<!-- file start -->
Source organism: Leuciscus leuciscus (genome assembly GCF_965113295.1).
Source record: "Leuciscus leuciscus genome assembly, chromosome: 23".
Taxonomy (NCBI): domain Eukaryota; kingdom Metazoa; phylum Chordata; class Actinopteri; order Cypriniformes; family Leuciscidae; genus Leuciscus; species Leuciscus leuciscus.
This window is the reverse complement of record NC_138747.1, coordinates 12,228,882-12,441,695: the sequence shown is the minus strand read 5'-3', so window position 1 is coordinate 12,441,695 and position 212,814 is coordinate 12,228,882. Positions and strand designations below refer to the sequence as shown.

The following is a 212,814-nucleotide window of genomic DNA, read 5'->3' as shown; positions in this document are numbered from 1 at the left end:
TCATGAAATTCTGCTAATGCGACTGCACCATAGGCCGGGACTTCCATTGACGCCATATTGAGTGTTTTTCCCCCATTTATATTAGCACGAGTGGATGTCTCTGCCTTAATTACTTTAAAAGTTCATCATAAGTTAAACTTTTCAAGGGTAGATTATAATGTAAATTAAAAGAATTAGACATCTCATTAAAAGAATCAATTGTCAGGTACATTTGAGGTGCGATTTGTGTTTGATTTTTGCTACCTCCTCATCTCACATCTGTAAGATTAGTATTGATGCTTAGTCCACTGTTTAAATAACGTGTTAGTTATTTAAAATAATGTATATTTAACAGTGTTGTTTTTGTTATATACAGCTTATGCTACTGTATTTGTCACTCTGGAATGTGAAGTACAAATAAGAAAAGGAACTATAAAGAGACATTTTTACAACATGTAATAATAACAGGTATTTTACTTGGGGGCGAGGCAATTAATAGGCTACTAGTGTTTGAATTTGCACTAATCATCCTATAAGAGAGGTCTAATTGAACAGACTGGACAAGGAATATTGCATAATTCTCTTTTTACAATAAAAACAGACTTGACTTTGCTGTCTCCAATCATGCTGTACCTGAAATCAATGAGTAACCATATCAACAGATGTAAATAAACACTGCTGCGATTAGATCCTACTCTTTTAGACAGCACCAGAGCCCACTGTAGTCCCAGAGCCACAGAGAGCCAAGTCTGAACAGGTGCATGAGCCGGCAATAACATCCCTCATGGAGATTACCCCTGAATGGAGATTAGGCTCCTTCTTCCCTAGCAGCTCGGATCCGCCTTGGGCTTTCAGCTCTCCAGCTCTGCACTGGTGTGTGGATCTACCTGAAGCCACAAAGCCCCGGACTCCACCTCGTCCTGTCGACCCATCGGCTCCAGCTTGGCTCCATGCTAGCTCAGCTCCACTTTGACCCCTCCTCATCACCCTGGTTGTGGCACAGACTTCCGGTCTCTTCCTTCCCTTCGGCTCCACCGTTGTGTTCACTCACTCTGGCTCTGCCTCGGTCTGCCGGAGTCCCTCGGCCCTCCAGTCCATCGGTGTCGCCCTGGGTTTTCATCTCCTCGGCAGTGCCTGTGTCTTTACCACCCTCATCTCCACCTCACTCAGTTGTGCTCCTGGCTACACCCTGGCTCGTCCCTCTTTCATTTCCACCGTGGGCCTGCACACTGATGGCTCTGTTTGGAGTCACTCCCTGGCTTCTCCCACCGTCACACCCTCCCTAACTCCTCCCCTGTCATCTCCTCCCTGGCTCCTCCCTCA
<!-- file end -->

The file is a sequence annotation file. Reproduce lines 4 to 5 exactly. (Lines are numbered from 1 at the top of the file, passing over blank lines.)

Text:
This window is the reverse complement of record NC_138747.1, coordinates 12,228,882-12,441,695: the sequence shown is the minus strand read 5'-3', so window position 1 is coordinate 12,441,695 and position 212,814 is coordinate 12,228,882. Positions and strand designations below refer to the sequence as shown.

The following is a 212,814-nucleotide window of genomic DNA, read 5'->3' as shown; positions in this document are numbered from 1 at the left end: